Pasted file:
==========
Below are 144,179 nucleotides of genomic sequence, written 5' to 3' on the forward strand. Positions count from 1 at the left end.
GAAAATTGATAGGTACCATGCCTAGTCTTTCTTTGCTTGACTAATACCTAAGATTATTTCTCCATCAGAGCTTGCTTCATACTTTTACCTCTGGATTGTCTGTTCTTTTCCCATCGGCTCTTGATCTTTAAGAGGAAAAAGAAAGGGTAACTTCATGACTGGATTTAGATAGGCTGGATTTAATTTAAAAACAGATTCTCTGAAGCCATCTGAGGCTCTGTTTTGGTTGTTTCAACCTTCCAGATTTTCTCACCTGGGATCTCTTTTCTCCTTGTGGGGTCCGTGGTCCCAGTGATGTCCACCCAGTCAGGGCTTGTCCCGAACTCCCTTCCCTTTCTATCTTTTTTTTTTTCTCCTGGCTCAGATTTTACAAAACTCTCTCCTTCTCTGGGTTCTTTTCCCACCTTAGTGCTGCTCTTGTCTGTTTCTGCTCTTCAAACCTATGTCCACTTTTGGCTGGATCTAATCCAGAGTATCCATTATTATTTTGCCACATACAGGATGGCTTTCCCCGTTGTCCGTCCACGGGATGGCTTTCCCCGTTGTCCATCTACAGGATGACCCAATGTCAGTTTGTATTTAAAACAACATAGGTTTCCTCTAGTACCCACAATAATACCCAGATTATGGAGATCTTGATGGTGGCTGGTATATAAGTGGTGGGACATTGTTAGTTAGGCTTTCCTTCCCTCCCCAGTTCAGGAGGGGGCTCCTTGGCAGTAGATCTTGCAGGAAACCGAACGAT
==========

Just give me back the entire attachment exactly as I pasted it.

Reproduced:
Below are 144,179 nucleotides of genomic sequence, written 5' to 3' on the forward strand. Positions count from 1 at the left end.
GAAAATTGATAGGTACCATGCCTAGTCTTTCTTTGCTTGACTAATACCTAAGATTATTTCTCCATCAGAGCTTGCTTCATACTTTTACCTCTGGATTGTCTGTTCTTTTCCCATCGGCTCTTGATCTTTAAGAGGAAAAAGAAAGGGTAACTTCATGACTGGATTTAGATAGGCTGGATTTAATTTAAAAACAGATTCTCTGAAGCCATCTGAGGCTCTGTTTTGGTTGTTTCAACCTTCCAGATTTTCTCACCTGGGATCTCTTTTCTCCTTGTGGGGTCCGTGGTCCCAGTGATGTCCACCCAGTCAGGGCTTGTCCCGAACTCCCTTCCCTTTCTATCTTTTTTTTTTTCTCCTGGCTCAGATTTTACAAAACTCTCTCCTTCTCTGGGTTCTTTTCCCACCTTAGTGCTGCTCTTGTCTGTTTCTGCTCTTCAAACCTATGTCCACTTTTGGCTGGATCTAATCCAGAGTATCCATTATTATTTTGCCACATACAGGATGGCTTTCCCCGTTGTCCGTCCACGGGATGGCTTTCCCCGTTGTCCATCTACAGGATGACCCAATGTCAGTTTGTATTTAAAACAACATAGGTTTCCTCTAGTACCCACAATAATACCCAGATTATGGAGATCTTGATGGTGGCTGGTATATAAGTGGTGGGACATTGTTAGTTAGGCTTTCCTTCCCTCCCCAGTTCAGGAGGGGGCTCCTTGGCAGTAGATCTTGCAGGAAACCGAACGAT